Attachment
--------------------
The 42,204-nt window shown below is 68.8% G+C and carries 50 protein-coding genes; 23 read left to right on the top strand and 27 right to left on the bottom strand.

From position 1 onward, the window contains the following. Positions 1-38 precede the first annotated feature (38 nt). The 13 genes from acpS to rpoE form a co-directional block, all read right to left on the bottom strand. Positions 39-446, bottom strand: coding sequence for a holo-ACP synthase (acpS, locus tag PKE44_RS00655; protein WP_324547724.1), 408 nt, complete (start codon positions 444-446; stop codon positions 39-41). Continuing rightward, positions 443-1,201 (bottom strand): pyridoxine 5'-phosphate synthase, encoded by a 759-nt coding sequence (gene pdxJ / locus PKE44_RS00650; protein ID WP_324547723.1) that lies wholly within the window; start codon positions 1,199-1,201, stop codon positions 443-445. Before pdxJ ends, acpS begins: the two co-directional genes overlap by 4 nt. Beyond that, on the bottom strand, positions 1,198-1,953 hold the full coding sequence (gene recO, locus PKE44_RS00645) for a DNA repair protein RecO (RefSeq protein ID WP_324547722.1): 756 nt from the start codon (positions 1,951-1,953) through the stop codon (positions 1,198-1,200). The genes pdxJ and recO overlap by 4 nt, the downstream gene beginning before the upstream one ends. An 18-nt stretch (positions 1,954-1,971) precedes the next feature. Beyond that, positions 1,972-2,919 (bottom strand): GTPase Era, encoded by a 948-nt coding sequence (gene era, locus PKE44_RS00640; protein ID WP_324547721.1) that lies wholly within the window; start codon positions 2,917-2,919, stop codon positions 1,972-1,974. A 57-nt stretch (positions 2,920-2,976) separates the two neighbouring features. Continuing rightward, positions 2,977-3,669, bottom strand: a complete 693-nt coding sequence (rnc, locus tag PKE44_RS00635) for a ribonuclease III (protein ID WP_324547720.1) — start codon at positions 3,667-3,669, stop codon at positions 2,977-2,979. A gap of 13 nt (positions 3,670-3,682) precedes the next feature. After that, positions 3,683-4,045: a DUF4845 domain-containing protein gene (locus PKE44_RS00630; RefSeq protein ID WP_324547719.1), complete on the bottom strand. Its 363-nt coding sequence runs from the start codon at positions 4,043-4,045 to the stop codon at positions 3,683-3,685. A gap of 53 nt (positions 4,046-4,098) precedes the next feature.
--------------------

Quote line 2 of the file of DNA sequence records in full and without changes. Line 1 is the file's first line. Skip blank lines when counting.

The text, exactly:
From position 1 onward, the window contains the following. Positions 1-38 precede the first annotated feature (38 nt). The 13 genes from acpS to rpoE form a co-directional block, all read right to left on the bottom strand. Positions 39-446, bottom strand: coding sequence for a holo-ACP synthase (acpS, locus tag PKE44_RS00655; protein WP_324547724.1), 408 nt, complete (start codon positions 444-446; stop codon positions 39-41). Continuing rightward, positions 443-1,201 (bottom strand): pyridoxine 5'-phosphate synthase, encoded by a 759-nt coding sequence (gene pdxJ / locus PKE44_RS00650; protein ID WP_324547723.1) that lies wholly within the window; start codon positions 1,199-1,201, stop codon positions 443-445. Before pdxJ ends, acpS begins: the two co-directional genes overlap by 4 nt. Beyond that, on the bottom strand, positions 1,198-1,953 hold the full coding sequence (gene recO, locus PKE44_RS00645) for a DNA repair protein RecO (RefSeq protein ID WP_324547722.1): 756 nt from the start codon (positions 1,951-1,953) through the stop codon (positions 1,198-1,200). The genes pdxJ and recO overlap by 4 nt, the downstream gene beginning before the upstream one ends. An 18-nt stretch (positions 1,954-1,971) precedes the next feature. Beyond that, positions 1,972-2,919 (bottom strand): GTPase Era, encoded by a 948-nt coding sequence (gene era, locus PKE44_RS00640; protein ID WP_324547721.1) that lies wholly within the window; start codon positions 2,917-2,919, stop codon positions 1,972-1,974. A 57-nt stretch (positions 2,920-2,976) separates the two neighbouring features. Continuing rightward, positions 2,977-3,669, bottom strand: a complete 693-nt coding sequence (rnc, locus tag PKE44_RS00635) for a ribonuclease III (protein ID WP_324547720.1) — start codon at positions 3,667-3,669, stop codon at positions 2,977-2,979. A gap of 13 nt (positions 3,670-3,682) precedes the next feature. After that, positions 3,683-4,045: a DUF4845 domain-containing protein gene (locus PKE44_RS00630; RefSeq protein ID WP_324547719.1), complete on the bottom strand. Its 363-nt coding sequence runs from the start codon at positions 4,043-4,045 to the stop codon at positions 3,683-3,685. A gap of 53 nt (positions 4,046-4,098) precedes the next feature.